Antioxidants are a trendy topic. We make sure they’re in our diet because we know they’re good for us and that they have something to do with free radicals – whatever that means.
But what are antioxidants exactly, and what role do they play in the human body? Finally, what are the top foods for antioxidants? Keep reading for these answers and so much more.
What are free radicals?
In order to understand what an antioxidant is, and why it’s so important, it helps to know a little bit about molecules in the body.
The human body is made up of atoms. If you imagine an atom, it’s made up of positive-charged protons, along with neutrons in its center. Then, there are negative-charged electrons enclosing them.
Therefore, an atom is a combination of protons, neutrons, and electrons.
When two or more atoms join together, they create a molecule. Molecules are the building blocks for the human body. For example, fats and proteins are all big molecules.
These molecules can be big or small. And via metabolism, molecules can add more atoms to themselves and become bigger. Or, they can release certain atoms to become smaller molecules. Throughout these changes, it’s important that the molecule always stays stable.
A molecule remains stable if it maintains the correct number of electrons. If an electron gets lost, the molecule can turn into a free radical.
So, a free radical is basically a molecule gone wrong – a molecule that’s missing an electron. But why is that such a bad thing?
Why are free radicals dangerous?
Free radicals are trouble within the body because they’re unstable. And these electrically charged items create a ripple effect of damage in the original molecule, as well as in any other molecules it comes into contact with, including DNA.
Therefore, if molecules are the building blocks for everything in the human body, it’s not hard to see why free radicals can be dangerous. If a molecule is damaged and can create subsequent damage with surrounding molecules, it can compromise the health of the body.
And this is where antioxidants come in.
What are antioxidants?
We know what molecules are, as well as what happens when a molecule loses an electron: it becomes a free radical that can cause damage to the body.
So, the question is, how can the once-complete molecule go back to normal?
Does the body have an inventory of backup electrons to give to broken molecules? Well, sort of.
Antioxidants are substances that give away one of their electrons to the damaged molecule, restoring balance to it, and helping to fight free radicals.
Where do these antioxidants come from? There are two ways. First, the body can produce its own antioxidants to help fight free radicals. But it’s also important to eat foods that contain antioxidants to support the body’s almost-constant battle with free radicals.
Yes, free radicals are always forming in the body. In fact, free radicals from during completely ordinary and normal bodily functions like breathing and digestion.
And as long as there are enough antioxidants to keep everything in balance, it’s not a problem.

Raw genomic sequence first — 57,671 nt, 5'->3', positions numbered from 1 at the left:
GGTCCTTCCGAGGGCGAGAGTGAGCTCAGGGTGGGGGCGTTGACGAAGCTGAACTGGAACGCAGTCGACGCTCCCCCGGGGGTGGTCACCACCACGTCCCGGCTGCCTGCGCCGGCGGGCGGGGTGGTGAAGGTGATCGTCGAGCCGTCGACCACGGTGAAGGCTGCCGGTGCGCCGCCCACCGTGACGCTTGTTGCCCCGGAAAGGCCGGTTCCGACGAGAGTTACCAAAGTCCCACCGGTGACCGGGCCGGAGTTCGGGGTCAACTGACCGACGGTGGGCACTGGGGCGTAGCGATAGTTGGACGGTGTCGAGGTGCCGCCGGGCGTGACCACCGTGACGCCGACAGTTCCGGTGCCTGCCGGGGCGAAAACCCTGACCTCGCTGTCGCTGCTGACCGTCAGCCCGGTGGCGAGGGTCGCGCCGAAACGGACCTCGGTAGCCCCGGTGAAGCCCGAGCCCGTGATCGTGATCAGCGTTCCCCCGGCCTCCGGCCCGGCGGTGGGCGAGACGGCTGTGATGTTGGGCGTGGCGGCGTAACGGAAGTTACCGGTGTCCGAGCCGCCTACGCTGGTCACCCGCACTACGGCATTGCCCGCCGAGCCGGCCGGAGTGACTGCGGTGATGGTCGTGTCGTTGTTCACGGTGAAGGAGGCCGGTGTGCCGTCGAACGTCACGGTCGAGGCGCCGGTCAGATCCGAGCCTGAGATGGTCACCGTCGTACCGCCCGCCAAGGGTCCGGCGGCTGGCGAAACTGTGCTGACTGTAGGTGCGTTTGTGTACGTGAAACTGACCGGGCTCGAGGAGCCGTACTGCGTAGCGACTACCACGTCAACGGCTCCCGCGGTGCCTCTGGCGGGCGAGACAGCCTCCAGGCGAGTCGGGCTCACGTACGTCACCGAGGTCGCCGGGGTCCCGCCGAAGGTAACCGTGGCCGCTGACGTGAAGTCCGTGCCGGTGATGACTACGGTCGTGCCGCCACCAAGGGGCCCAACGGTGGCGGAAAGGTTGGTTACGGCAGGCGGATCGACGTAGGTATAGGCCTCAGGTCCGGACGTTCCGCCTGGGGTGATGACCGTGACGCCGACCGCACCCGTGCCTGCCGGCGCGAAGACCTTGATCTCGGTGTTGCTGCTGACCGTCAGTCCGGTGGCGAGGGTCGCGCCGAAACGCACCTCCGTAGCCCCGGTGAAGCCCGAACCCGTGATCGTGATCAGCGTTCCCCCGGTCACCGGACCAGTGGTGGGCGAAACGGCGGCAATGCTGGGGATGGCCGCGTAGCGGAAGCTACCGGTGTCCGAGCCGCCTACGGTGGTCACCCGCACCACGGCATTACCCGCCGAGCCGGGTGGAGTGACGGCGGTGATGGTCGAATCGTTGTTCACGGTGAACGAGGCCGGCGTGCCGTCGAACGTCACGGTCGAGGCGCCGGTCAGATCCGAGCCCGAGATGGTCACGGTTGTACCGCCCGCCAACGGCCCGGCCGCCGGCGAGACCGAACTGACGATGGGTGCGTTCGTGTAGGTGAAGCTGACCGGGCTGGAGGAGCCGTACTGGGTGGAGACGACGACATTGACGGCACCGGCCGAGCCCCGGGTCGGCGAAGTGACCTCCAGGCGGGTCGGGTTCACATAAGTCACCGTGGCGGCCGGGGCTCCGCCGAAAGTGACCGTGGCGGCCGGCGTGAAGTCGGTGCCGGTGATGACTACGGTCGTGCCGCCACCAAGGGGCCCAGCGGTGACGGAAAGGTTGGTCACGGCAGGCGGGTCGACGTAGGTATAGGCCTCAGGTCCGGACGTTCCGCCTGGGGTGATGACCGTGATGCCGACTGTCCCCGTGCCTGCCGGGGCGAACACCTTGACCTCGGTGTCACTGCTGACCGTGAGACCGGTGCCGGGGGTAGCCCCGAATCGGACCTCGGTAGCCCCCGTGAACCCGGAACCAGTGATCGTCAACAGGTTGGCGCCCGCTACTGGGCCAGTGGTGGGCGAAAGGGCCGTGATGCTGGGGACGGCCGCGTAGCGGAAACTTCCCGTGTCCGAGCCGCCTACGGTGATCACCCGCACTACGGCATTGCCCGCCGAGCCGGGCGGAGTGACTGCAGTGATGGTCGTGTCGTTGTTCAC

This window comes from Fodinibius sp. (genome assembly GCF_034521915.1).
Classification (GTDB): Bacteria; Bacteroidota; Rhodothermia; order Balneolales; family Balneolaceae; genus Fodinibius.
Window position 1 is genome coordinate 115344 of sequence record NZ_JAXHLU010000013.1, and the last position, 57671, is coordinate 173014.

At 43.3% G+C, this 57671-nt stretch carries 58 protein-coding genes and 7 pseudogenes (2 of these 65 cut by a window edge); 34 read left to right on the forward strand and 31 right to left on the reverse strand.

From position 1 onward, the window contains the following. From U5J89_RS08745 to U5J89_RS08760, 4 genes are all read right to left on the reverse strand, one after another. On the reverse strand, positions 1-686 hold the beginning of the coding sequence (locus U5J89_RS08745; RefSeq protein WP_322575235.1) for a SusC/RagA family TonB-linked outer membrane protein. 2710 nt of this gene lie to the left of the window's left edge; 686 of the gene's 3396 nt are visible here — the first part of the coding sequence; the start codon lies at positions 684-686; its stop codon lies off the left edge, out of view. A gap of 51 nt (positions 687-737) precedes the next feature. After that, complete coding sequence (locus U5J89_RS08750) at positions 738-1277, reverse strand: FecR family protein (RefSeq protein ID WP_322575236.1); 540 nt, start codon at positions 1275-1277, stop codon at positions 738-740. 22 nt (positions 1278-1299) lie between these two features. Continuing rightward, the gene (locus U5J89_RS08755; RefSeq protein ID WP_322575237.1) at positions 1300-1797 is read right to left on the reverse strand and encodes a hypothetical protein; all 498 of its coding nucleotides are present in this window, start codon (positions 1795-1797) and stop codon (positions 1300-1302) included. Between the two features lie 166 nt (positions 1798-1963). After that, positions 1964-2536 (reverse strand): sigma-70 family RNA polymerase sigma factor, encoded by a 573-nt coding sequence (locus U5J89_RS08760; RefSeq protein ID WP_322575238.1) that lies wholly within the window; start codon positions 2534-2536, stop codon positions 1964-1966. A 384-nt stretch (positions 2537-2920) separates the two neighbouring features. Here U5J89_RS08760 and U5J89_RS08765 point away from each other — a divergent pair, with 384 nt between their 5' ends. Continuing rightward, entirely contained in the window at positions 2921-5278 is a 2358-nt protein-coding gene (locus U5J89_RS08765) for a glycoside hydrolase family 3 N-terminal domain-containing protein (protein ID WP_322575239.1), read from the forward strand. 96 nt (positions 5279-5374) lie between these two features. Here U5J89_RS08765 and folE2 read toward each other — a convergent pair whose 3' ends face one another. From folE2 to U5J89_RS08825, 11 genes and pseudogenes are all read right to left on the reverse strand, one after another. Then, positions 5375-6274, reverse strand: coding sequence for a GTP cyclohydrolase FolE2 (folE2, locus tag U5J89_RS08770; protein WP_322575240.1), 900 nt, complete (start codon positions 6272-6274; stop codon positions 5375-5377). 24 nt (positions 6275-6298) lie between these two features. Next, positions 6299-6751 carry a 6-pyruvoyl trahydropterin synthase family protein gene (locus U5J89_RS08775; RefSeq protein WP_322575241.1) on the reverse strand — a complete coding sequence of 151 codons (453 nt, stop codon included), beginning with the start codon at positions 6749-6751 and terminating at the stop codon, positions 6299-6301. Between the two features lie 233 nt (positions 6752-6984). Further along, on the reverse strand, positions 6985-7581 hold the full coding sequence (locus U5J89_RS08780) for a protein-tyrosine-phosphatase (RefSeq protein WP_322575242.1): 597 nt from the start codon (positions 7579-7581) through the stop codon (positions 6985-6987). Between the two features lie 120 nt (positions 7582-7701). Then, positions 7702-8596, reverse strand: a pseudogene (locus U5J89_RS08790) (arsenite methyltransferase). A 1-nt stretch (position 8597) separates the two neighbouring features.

Why are they called antioxidants, instead of anti-free radicals?
Since antioxidants help to fight free radicals, why do we call them “antioxidants”? Free radicals are pro-oxidant substances. Whereas, antioxidants are anti-oxidant substances.
And when there are more free radicals, or pro-oxidant substances than antioxidants, the body experiences a condition called oxidative stress.
What is oxidative stress?
Oxidative stress is a problem in the body. It’s a condition where free radicals ransack molecules. These molecules then remain damaged and even die since there aren’t enough antioxidants to repair the molecules with the much-needed, missing electron.
However not having enough antioxidants is only one risk factor for oxidative stress. In fact, this problematic condition can be due to many factors, including, but not limited to, the following:
- A diet high in polyunsaturated fats, like corn, soybean and safflower oils
- A diet high in added sugars, synthetic additives, and toxins, like herbicides and pesticides
- Tissue damage from over-exercising
- Alcoholic beverages
- Cigarette smoke
- Toxins in food, cosmetic and household products
- Pollution in the environment
- Radiation exposure
- Physical and emotional stress
If oxidative stress continues, it can lead to many serious health conditions:
- Neurodegenerative disorders
- Cancer, including lung cancer
- Heart failure and heart attacks
- Chronic fatigue
- Vision disorders
- Inflammatory disease, including arthritis and inflammatory bowel disease
- Kidney disease
- Autoimmune diseases, including skin disease and celiac disease
As you can see, when free radicals outnumber antioxidants, they can cause serious damage. And if this damage goes unchecked for too long, it can lead to threatening conditions.
This makes antioxidants super important. Even though antioxidants work on a molecular level, they can have an incredible impact on the overall health and wellness of your entire body. Without them, free radicals would overtake the body.